Games Review: Sega Mega Drive Classics (Xbox One, 2018): Old school cool

I have bloviated at length on this website about my upbringing as a Sega kid. While the SNES dominated the market, those of us who chose the Sega life knew we had a machine with true gems among its library. The arcade-centric counterpart to the SNES’ far broader appeal, the Mega Drive did its own thing and did it well. Now, a substantial collection of quality titles from the platform are available on modern consoles in pristine 4K.

This is not the first Mega Drive (called Genesis in the US for reasons passing understanding) collection ever released. There were a number of different collections released on the Xbox 360 and PS3 several years ago andย Sega Mega Drive Classics represents a kind of Best Of compilation, with many of the titles found in those compendiums reappearing here.

The list is surprisingly long and wide-ranging. There’s 53 titles included in this collection, ranging from must-haves like Altered Beast and Comix Zone, Gunstar Heroes and Phantasy Star IV, Shining Force and Streets of Rage, but there are also a number of titles that have been left off the collection presumably for use in a follow-up volume. Games like Ecco the Dolphin and Sonic 3 do not appear here, which is disappointing especially when trash titles like Sonic Spinball made the cut. Even Columns III manages to sneak in for some reason despite Columns already being on the list. You may disagree, and you can see the full list of titles for yourself here, but for me this is a list that gets as much wrong as it gets right. There are some legitimate classics on here that I’m stoked to have on my Xbox One X and there are others that make me wonder if they were included because they were merely cheap to license.

Presentationally, the collection is a home run. The main menu is mocked up to look like a childhood bedroom with a CRT television and a Mega Drive, next to a bookshelf filled with old Mega Drive game boxes. You peruse the shelf, crack open the box and drop a cartridge into the Mega Drive. The game then boots up and is ready to play. A minor complaint — the game boots up first time, every time, I think the sole oversight in an otherwise tight recreation of the The Cartridge Experience. There was a physical component to playing games on your Mega Drive, the cart had to be coaxed into operation. Knowing full well that there’s no actual cart involved here, my brain still sees these games load without complaint and considers it a miracle.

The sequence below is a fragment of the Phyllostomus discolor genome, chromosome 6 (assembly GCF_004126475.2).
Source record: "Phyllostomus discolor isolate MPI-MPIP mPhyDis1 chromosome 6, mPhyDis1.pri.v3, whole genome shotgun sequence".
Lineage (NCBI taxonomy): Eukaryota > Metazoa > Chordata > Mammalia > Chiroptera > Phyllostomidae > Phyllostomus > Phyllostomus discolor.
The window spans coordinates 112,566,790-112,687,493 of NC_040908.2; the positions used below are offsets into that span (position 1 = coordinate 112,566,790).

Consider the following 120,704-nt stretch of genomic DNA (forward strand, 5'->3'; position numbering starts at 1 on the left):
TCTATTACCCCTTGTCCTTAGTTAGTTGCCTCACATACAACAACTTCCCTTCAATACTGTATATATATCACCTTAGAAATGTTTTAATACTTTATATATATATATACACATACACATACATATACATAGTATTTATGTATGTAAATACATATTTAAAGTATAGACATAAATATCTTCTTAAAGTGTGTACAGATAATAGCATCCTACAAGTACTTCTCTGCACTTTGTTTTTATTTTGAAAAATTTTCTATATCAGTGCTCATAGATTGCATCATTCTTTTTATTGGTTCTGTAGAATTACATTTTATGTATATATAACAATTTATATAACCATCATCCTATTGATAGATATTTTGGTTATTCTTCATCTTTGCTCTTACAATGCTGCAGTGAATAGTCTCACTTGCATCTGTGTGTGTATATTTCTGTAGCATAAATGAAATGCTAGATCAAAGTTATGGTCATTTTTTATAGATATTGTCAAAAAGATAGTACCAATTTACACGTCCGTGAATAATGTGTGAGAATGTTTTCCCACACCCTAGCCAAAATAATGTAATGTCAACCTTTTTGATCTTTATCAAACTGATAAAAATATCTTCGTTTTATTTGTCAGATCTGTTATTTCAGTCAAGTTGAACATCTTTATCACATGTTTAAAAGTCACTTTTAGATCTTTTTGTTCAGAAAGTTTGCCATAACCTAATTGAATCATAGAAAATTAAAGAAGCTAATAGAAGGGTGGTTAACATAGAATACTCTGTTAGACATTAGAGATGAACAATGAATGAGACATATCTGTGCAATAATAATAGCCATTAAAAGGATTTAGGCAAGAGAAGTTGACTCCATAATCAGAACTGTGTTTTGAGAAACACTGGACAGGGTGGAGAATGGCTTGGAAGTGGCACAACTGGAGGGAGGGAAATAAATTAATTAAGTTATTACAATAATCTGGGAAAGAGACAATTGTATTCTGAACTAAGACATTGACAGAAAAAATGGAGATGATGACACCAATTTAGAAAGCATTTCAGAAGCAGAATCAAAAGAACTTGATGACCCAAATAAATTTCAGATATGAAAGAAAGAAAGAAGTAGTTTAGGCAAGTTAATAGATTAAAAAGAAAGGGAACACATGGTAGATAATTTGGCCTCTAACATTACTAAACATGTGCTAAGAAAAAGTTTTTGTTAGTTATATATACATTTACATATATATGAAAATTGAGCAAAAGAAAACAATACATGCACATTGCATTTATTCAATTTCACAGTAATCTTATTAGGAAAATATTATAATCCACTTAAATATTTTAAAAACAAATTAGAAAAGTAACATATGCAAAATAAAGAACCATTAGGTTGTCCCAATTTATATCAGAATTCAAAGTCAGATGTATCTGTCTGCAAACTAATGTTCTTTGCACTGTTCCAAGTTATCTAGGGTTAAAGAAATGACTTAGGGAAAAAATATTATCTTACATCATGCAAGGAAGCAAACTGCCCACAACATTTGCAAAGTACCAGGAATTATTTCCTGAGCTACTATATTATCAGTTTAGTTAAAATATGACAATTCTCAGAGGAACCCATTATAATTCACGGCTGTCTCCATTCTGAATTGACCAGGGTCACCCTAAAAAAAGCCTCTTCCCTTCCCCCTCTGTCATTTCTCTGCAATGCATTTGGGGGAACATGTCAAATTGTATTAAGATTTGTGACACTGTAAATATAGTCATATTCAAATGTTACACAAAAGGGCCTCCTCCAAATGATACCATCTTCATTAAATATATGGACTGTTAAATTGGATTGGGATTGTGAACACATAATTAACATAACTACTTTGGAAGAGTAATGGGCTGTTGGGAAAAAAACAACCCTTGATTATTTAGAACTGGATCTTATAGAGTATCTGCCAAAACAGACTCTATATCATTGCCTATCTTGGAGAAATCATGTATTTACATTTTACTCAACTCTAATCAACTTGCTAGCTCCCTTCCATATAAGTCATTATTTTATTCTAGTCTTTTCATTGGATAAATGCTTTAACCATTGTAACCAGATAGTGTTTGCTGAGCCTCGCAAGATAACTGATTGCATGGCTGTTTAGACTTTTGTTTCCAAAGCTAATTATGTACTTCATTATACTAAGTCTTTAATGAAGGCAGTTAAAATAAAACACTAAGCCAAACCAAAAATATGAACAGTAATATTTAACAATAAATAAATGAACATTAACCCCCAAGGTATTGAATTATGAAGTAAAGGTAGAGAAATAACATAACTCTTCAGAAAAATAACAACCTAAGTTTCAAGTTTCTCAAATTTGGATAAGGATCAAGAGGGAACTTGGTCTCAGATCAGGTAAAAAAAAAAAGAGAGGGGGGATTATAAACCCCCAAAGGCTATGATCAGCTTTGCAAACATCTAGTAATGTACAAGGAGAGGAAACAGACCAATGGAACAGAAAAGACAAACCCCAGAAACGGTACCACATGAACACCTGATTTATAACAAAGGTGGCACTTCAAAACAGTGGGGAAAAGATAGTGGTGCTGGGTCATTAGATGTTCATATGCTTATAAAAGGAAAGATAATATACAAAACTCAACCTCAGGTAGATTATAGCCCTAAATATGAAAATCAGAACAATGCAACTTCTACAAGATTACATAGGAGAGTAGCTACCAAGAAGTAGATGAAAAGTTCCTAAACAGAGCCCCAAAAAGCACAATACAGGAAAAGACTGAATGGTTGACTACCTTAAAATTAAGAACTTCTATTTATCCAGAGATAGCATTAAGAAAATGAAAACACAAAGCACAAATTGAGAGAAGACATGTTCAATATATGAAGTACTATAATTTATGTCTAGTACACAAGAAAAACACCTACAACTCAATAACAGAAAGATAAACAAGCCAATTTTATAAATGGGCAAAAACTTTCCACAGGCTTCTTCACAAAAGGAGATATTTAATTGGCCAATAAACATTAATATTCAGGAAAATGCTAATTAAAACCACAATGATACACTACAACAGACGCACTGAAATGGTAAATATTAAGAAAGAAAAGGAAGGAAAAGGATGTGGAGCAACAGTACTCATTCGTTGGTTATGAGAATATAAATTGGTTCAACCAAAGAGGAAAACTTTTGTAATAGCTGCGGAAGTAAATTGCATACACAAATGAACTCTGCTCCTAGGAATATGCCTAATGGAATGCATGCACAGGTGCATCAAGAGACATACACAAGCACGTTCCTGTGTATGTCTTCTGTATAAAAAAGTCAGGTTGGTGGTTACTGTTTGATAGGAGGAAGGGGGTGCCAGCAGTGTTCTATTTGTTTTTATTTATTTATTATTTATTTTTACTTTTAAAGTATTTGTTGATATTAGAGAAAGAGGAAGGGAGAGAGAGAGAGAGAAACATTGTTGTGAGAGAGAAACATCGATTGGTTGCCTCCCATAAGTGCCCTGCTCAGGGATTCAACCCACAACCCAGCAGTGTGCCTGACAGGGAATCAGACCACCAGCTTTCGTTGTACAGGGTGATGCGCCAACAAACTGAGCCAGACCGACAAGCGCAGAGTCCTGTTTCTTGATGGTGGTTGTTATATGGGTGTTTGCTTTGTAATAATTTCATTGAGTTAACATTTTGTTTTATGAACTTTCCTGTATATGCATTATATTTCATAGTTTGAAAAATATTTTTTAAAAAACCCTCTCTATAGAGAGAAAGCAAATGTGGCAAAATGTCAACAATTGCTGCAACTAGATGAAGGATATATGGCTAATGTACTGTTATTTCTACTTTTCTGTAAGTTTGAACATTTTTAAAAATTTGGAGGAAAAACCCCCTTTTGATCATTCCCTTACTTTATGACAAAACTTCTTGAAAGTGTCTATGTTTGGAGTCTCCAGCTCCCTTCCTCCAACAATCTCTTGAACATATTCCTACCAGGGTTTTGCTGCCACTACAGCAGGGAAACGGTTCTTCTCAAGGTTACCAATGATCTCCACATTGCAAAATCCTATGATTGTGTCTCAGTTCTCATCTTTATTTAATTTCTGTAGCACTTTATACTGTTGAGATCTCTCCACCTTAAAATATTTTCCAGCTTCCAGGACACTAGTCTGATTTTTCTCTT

Playing on my Xbox One X was a treat. The classic controls translate well to the Xbox One controller’s face buttons and you have your choice of the analogue stick or d-pad for movement. The game is also an “Xbox One X Enhanced” title meaning it runs in 4K, meaning these Mega Drive titles are now running at a res they were never, ever designed for. It’s surprising then that they look as great as they do. To jump from a peak native res of 320 ร— 480 to 3840โ€‰ร—โ€‰2160 is quite something and that they don’t suffer for it is remarkable. If the hard edged look on your pixel art isn’t for you, the colelction also comes with the now-standard old school display modes to better recreate the CRT experience in order to better see the pixel art visuals in the way they were originally intended.

All told, this is a solid trip down memory lane for those of us who grew up with a Mega Drive in the house. There’s a few clangers in the list of games provided but there’s more than enough great stuff in here to keep you going and more than a few I’ll bet you saw at the video shop but never played. I look forward to the inevitable second volume and live in hope that the Saturn and the Dreamcast will get similar treatment in the future.

Score: 7.5 out of 10
Highlights: Long list of titles; 4K res is a super pleasant bonus; Great presentation
Lowlights: Not every game on the list is a winner; No Ecco ๐Ÿ™
Publisher: SEGA
Platforms: PlayStation 4, Xbox One, Windows PC
Available: Now

Review conducted on Xbox One X using a pre-release retail code provided by the publisher.



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David Smith

David Smith is the games and technology editor at The AU Review. He has previously written for PC World Australia. You can find him on Twitter at @RhunWords.

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